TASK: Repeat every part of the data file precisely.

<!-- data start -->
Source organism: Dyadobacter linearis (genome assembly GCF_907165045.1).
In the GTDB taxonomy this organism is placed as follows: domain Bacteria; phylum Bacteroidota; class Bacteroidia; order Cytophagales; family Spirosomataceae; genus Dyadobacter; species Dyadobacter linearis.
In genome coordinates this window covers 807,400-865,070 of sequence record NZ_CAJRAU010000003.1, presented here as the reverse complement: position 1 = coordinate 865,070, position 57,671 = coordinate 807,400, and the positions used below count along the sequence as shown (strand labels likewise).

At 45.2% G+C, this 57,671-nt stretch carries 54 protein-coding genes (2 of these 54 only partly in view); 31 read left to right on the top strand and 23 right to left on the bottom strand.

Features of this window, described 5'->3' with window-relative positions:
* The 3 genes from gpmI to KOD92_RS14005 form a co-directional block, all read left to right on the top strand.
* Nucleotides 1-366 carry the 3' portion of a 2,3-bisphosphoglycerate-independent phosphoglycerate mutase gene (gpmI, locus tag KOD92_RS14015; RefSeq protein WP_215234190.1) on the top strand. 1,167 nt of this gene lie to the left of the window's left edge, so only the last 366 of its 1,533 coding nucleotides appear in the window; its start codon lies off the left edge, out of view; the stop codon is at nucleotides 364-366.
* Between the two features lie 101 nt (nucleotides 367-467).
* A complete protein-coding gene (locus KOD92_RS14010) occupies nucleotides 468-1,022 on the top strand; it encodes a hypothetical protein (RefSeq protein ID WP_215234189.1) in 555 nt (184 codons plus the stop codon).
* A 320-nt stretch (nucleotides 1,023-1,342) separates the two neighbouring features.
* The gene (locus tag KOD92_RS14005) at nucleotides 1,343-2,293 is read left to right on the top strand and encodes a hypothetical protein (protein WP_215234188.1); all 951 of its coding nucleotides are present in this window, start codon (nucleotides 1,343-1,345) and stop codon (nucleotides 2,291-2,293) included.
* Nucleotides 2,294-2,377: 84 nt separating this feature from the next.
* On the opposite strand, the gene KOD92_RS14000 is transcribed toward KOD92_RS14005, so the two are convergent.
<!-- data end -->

Source organism: Dyadobacter linearis (genome assembly GCF_907165045.1).
In the GTDB taxonomy this organism is placed as follows: domain Bacteria; phylum Bacteroidota; class Bacteroidia; order Cytophagales; family Spirosomataceae; genus Dyadobacter; species Dyadobacter linearis.
In genome coordinates this window covers 807,400-865,070 of sequence record NZ_CAJRAU010000003.1, presented here as the reverse complement: position 1 = coordinate 865,070, position 57,671 = coordinate 807,400, and the positions used below count along the sequence as shown (strand labels likewise).

At 45.2% G+C, this 57,671-nt stretch carries 54 protein-coding genes (2 of these 54 only partly in view); 31 read left to right on the top strand and 23 right to left on the bottom strand.

Features of this window, described 5'->3' with window-relative positions:
* The 3 genes from gpmI to KOD92_RS14005 form a co-directional block, all read left to right on the top strand.
* Nucleotides 1-366 carry the 3' portion of a 2,3-bisphosphoglycerate-independent phosphoglycerate mutase gene (gpmI, locus tag KOD92_RS14015; RefSeq protein WP_215234190.1) on the top strand. 1,167 nt of this gene lie to the left of the window's left edge, so only the last 366 of its 1,533 coding nucleotides appear in the window; its start codon lies off the left edge, out of view; the stop codon is at nucleotides 364-366.
* Between the two features lie 101 nt (nucleotides 367-467).
* A complete protein-coding gene (locus KOD92_RS14010) occupies nucleotides 468-1,022 on the top strand; it encodes a hypothetical protein (RefSeq protein ID WP_215234189.1) in 555 nt (184 codons plus the stop codon).
* A 320-nt stretch (nucleotides 1,023-1,342) separates the two neighbouring features.
* The gene (locus tag KOD92_RS14005) at nucleotides 1,343-2,293 is read left to right on the top strand and encodes a hypothetical protein (protein WP_215234188.1); all 951 of its coding nucleotides are present in this window, start codon (nucleotides 1,343-1,345) and stop codon (nucleotides 2,291-2,293) included.
* Nucleotides 2,294-2,377: 84 nt separating this feature from the next.
* On the opposite strand, the gene KOD92_RS14000 is transcribed toward KOD92_RS14005, so the two are convergent.